"The entropy of the universe tends toward a maximum"

These words are a famous quote by Clausius in 1852. They are still true today. We will distinguish between the system and surroundings. While it is possible for the entropy of the system to be negative the sum of the system and surroundings must be positive for all spontaneous processes. Thus, entropy is a state function that defines the direction and magnitude of spontaneous change. We are most interested in chemical change, but entropy also applied to physical change as well.

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The adiabatic path

In order to illustrate the entropy and how it relates to the efficiency of thermodynamic processes we will use a thermodynamic cycle that consists of an expansion in two steps followed by a compression in two steps. The two steps are 1.) the isothermal path, seen previously, and 2.) the adiabatic path. The adiabatic path means that there is no heat transferred along that path. An adiabatic process is isolated. It is a process that occurs in a thermos bottle, so to speak. Of coruse, since dq = 0 along an adiabatic path dS = 0 as well. This follows from the definition of the entropy state function, dS = dq/T for a reversible process. In the Carnot cycle we need to relate the temperatures and volumes at the beginning and end of an adiabatic expansion or compression.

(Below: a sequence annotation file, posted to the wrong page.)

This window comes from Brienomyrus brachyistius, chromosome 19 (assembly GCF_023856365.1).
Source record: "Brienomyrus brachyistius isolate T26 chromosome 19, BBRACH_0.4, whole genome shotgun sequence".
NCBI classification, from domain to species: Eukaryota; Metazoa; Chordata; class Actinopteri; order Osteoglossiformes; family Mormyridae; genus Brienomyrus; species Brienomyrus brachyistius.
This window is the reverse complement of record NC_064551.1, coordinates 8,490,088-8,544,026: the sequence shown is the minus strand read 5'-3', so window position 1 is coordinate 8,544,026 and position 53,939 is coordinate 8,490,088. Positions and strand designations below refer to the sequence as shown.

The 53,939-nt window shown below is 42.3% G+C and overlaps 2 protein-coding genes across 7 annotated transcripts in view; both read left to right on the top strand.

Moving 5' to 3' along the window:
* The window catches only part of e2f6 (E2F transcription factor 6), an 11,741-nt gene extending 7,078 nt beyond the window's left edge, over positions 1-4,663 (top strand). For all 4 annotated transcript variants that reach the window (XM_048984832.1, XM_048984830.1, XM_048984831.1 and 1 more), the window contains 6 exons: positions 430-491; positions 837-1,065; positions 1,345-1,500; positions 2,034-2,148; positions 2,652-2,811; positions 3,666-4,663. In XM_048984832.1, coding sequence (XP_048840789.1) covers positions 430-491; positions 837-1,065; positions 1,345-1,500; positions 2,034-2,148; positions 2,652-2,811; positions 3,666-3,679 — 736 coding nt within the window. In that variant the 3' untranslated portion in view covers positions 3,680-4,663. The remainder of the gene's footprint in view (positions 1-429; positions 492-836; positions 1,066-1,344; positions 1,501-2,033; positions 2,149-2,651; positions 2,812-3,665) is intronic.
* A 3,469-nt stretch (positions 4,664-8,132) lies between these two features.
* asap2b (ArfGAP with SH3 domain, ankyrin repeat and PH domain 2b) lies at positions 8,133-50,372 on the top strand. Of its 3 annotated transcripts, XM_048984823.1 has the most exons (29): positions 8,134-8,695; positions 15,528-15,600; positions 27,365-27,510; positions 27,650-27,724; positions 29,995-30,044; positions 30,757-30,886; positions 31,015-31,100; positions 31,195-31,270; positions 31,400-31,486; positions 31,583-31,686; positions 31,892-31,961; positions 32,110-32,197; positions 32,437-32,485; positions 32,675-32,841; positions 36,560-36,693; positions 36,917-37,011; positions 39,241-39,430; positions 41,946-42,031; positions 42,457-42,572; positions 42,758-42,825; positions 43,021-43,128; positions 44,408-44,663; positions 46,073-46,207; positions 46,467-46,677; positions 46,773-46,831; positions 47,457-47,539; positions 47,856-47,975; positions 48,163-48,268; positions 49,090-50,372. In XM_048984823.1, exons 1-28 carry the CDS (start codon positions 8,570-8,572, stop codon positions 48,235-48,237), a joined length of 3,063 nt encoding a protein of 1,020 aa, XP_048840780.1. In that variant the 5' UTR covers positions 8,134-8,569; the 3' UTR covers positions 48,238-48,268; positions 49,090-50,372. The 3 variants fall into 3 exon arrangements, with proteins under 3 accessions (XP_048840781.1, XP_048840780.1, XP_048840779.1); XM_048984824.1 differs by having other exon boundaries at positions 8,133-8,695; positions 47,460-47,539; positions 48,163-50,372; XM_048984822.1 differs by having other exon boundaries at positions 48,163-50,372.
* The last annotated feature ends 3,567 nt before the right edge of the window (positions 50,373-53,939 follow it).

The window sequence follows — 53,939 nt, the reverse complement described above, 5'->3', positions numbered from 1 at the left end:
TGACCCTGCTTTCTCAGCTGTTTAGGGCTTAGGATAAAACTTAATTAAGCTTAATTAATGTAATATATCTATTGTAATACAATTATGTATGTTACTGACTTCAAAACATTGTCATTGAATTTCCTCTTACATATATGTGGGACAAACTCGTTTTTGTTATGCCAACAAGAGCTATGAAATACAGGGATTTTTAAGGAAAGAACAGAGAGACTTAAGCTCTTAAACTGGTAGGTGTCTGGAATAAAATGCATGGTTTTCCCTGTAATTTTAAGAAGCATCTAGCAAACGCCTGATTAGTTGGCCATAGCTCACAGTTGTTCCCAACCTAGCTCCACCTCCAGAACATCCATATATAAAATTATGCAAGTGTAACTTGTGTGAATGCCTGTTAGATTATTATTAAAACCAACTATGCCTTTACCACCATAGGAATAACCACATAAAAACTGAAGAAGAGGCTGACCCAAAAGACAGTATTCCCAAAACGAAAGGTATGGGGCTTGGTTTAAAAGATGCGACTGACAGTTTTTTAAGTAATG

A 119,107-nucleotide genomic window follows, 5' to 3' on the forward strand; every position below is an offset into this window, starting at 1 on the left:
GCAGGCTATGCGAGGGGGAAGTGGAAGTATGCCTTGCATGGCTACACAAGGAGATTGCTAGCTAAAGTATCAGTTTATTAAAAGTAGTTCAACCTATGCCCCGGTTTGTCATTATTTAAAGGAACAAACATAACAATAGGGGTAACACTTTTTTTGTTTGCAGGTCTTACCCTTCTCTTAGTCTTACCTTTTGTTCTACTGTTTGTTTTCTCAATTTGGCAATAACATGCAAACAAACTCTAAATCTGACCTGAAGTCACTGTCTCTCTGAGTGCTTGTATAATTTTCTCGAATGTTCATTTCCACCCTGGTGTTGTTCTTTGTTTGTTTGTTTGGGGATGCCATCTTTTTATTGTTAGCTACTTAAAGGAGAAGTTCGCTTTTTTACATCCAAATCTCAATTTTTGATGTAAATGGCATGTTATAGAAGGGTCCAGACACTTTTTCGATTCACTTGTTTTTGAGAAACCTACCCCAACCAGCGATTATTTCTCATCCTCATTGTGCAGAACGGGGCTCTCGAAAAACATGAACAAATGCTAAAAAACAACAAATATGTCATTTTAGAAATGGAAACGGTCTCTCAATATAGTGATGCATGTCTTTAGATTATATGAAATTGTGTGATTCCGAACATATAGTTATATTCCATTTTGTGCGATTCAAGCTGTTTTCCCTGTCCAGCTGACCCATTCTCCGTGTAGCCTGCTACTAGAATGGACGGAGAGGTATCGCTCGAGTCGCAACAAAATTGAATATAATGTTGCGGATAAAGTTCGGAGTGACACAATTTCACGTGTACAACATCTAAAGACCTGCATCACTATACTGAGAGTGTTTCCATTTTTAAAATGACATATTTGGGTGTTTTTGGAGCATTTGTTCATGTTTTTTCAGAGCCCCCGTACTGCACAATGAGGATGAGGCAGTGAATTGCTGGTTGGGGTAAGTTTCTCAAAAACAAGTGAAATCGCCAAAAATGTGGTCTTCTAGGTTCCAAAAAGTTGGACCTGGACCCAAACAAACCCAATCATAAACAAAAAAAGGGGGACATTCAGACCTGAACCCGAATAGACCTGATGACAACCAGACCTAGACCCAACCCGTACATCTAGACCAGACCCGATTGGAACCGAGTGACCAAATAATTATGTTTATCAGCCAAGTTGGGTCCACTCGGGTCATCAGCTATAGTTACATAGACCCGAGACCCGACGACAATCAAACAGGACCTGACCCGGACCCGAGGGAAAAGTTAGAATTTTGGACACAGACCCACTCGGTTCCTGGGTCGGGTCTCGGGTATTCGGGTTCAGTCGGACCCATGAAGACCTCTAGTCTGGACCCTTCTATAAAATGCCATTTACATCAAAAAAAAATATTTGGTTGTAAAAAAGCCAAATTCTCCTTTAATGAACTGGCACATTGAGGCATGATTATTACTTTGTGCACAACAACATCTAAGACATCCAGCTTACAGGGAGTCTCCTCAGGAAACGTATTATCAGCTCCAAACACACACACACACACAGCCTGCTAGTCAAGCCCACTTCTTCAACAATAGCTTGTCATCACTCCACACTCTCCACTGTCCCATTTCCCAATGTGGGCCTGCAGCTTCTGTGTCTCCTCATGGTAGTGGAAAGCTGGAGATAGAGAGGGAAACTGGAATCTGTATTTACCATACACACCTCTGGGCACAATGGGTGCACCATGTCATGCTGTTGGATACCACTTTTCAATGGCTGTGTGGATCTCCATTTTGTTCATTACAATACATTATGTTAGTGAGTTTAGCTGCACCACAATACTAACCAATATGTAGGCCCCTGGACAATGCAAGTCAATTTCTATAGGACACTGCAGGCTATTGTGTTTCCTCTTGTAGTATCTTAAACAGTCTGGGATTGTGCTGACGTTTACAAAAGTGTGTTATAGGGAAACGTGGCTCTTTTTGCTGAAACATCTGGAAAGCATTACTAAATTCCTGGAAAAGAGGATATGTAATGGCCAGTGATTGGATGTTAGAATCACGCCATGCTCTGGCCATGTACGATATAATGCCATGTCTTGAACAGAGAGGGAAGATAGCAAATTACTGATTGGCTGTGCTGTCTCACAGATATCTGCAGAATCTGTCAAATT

The Carnot cycle

The Carnot cycle provides a method for showing that the entropy can be defined as a function of the heat transferred divided by the temperature. Actually, in the early 1800s there were two applications that led to the insight that entropy is a state function that can inform us about the direction of spontaneous change. These were the steam engine and the cannon. While these may seem different they both consist of a cylinder and piston. In the steam engine, the piston moves as steam is heated inside the cylinder. The motion of the piston is converted into work. In a cannon the cannon ball acts as a piston. The explosion that occurs when gunpowder is ignited causes the "expansion", which is the exit of the cannonball from the cylinder. The common aspect that engineers wanted to understand was the efficiency of the process. By maximizing the efficiency one can also obtain the maximum work from the expansion in the steam engine. By the same reasoning, one can obtain the maximum range of the cannonball. In order to understand efficiency it is necessary to consider a cyclic process in which there is an expansion and then compression that returns the system to its initial state. One can ask the question, how much work is extracted for a given heat input? This is the efficiency. In the process of asking this question it turns out that one naturally encounters the definition of the entropy. Let's see what reasoning is employed in the Carnot cycle to obtain this result.